By Monika Manser
The most frequent way of praying that Saint Ignatius uses is that of imagining ourselves in a Gospel scene. We imagine ourselves as a character in the story. We take part in the story, seeing Jesus and all the other people, being aware of what’s going on and how we are feeling. The purpose of praying with the imagination is to allow Christ in the Scripture to speak to us. To bring the Gospel stories to life for us. We are not trying to recreate history. It doesn’t matter if your imagination takes the story off in a different direction to the Scripture. It doesn’t matter if the story takes place in 1st century Palestine or where we live now in the 21st century. What is important is what God wants to say to us through this passage.
Let us sit and relax so that together we can contemplate the Gospel using our imagination.
We acknowledge we are in the presence of God so let us say together:
Direct O Lord and guide and influence all that is happening in my mind and heart during this time of prayer: all my moods and feelings, my memories and imaginings; my hopes and desires; may all be directed and influenced to your greater glory, praise and service and to my growth in your Spirit.
Let the Spirit enter our hearts and enlighten our minds in the confidence that God hears our prayers and in his generosity, gives us what we need rather than what we want.
Jesus told his disciples a parable about the need to pray continually and never lose heart. “There was a judge in a certain town”, he said “who had neither fear of God nor respect for man. In the same town there was a widow who kept on coming to him and saying, ‘I want justice from you against my enemy!’ For a long time he refused, but at last he said to himself, ‘Maybe I have neither fear of God nor respect for man, but since she keeps pestering me I must give this widow her just rights, or she will persist in coming and worry me to death.’ ”
And the Lord said, “You notice what the unjust judge has to say? Now will not God see justice done to his chosen who cry to him day and night even when he delays to help them? I promise you, he will see justice done to them, and done speedily. But when the Son of Man comes, will he find any faith on earth?”
On this the 29th Sunday of Ordinary Time C, Jesus gives his disciples a lesson on the persistence of prayer. Let us enter the scene as he tells them a parable illustrating that if even an unjust judge responds to the perseverance of the widow, how much more so will God respond to our prayers if we do not lose heart.
• Who are you in the scene? Are you one of the disciples? Someone accompanying Jesus on the road to Jerusalem? An onlooker? Someone who needs some encouragement in prayer?
• Where is Jesus telling this parable? Outside in the open air? Inside a house? Notice what is going on around you. The sounds that you hear. The smells that fill the air. Is there a business about the place or are you isolated?
• What is the mood of Jesus as he was talking to you about the need to pray and never lose heart? Do you get the feeling that even he can feel despondent?
• Can you relate to the widow in the parable whose pleas for help seem to go unheard? Have you ever come across people like the judge in the parable who doesn’t hear or even care about your predicament? What do you do? Do you persist with your complaint or do you give up in despair? How does it leave you feeling?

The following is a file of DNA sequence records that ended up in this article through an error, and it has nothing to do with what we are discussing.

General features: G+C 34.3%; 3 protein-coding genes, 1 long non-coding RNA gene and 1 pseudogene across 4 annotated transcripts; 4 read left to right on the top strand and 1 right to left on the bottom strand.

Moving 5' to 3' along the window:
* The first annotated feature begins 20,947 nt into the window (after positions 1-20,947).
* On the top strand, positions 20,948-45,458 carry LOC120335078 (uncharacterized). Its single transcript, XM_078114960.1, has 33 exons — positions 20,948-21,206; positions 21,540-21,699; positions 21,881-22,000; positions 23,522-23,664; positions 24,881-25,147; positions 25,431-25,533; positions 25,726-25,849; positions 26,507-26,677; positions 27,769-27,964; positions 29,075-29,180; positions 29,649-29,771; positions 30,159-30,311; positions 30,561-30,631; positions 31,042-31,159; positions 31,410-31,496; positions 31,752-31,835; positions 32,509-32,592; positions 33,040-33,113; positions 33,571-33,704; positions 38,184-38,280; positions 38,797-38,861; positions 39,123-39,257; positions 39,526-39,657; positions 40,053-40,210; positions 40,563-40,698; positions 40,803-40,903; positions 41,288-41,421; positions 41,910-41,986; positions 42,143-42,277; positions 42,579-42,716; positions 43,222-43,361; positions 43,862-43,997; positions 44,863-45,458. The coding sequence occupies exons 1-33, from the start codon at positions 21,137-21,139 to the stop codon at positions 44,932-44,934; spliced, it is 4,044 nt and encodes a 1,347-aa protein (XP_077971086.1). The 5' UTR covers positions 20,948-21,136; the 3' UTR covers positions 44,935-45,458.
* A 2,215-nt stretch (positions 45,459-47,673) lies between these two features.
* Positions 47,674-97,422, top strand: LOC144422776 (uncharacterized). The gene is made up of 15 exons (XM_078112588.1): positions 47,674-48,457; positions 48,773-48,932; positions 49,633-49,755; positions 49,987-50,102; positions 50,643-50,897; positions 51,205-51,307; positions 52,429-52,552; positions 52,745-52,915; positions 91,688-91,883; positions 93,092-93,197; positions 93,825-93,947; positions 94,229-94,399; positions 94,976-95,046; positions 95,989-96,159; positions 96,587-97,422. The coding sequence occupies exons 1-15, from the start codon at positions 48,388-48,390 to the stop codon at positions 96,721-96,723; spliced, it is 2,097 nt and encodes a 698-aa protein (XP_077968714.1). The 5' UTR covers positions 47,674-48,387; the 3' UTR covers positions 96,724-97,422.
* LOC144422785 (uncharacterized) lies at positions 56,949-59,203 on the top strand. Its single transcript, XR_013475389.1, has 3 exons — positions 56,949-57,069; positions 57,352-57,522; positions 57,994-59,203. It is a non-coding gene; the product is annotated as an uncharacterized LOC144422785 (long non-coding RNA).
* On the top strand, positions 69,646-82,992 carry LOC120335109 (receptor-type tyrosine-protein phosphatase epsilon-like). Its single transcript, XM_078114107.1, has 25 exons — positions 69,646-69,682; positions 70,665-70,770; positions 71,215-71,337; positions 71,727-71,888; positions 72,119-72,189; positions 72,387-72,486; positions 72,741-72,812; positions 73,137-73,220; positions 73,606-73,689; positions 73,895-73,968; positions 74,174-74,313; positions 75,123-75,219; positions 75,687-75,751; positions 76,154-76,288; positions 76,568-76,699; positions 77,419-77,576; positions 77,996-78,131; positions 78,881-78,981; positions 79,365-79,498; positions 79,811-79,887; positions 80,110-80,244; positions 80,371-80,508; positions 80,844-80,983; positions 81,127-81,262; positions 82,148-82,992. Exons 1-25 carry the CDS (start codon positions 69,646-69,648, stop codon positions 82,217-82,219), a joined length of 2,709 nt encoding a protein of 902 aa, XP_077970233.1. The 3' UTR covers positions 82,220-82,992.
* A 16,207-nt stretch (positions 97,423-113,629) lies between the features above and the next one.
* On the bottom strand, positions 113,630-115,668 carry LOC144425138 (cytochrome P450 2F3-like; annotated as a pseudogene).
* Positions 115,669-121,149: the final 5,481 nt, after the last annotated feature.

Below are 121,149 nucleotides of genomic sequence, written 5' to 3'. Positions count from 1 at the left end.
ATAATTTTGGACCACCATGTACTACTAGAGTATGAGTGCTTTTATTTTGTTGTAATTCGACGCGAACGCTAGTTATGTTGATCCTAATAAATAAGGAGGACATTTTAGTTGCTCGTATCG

• What about your plea to God in prayer? Do you sometimes feel that God is not listening? That perhaps your plea isn’t important? That there are so many other more important petitions in the world around you that you wonder if yours is even worth asking for?
• Does Jesus’ parable confuse you? Do you think he is comparing this unjust judge to God? Does it make it sound as though God will eventually give in because he is weary of your constant nagging? Or do you think it is more like if someone who has neither fear of God nor respect for man can be nagged into acting justly, how much more readily will our loving and generous God respond to our petitions when we pray to him?
• Do you find it easy to persevere in prayer? Or do you get impatient with God when you feel that he has not answered your plea immediately? Does God’s apparent silence make you lose heart? Or perhaps his silence strengthens your faith? Helps you trust in him more? Helps you trust the answer to your prayer more even if it is not the answer you were looking for?
• Have you ever had a prolonged period in your life where your prayers to God seemed to go unheard? How did it make you feel? Was your prayer eventually answered? Was it the response you expected? Did this prolonged prayer in your life open your heart to God’s love for you thus making you trust him more? Do you see that your petition is a conversation with someone who loves you and is aware of all your needs?
• Have you noticed that the widow’s pleas are for justice? Do you hear the cry of those who are being treated unjustly? Do you pray for justice in situations around you? Do you work to ensure that those in the margins are being treated justly?
Speak to Jesus about his lament at the end of the passage. Ask him to help you increase you faith so that when the Son of Man comes, he will indeed find faith on earth.
Let us now share what we thought, felt etc. only if you are comfortable to do so.
Suscipe of St. Ignatius of Loyola
Take, Lord, and receive all my liberty,
my memory, my understanding,
and my entire will,
All I have and call my own.
You have given all to me.
To you, Lord, I return it.
Everything is yours; do with it what you will.
Give me only your love and your grace,
that is enough for me.
Scripture texts: from the Jerusalem Bible 1966 by Dartington Longman & Todd Ltd and Doubleday and Company Ltd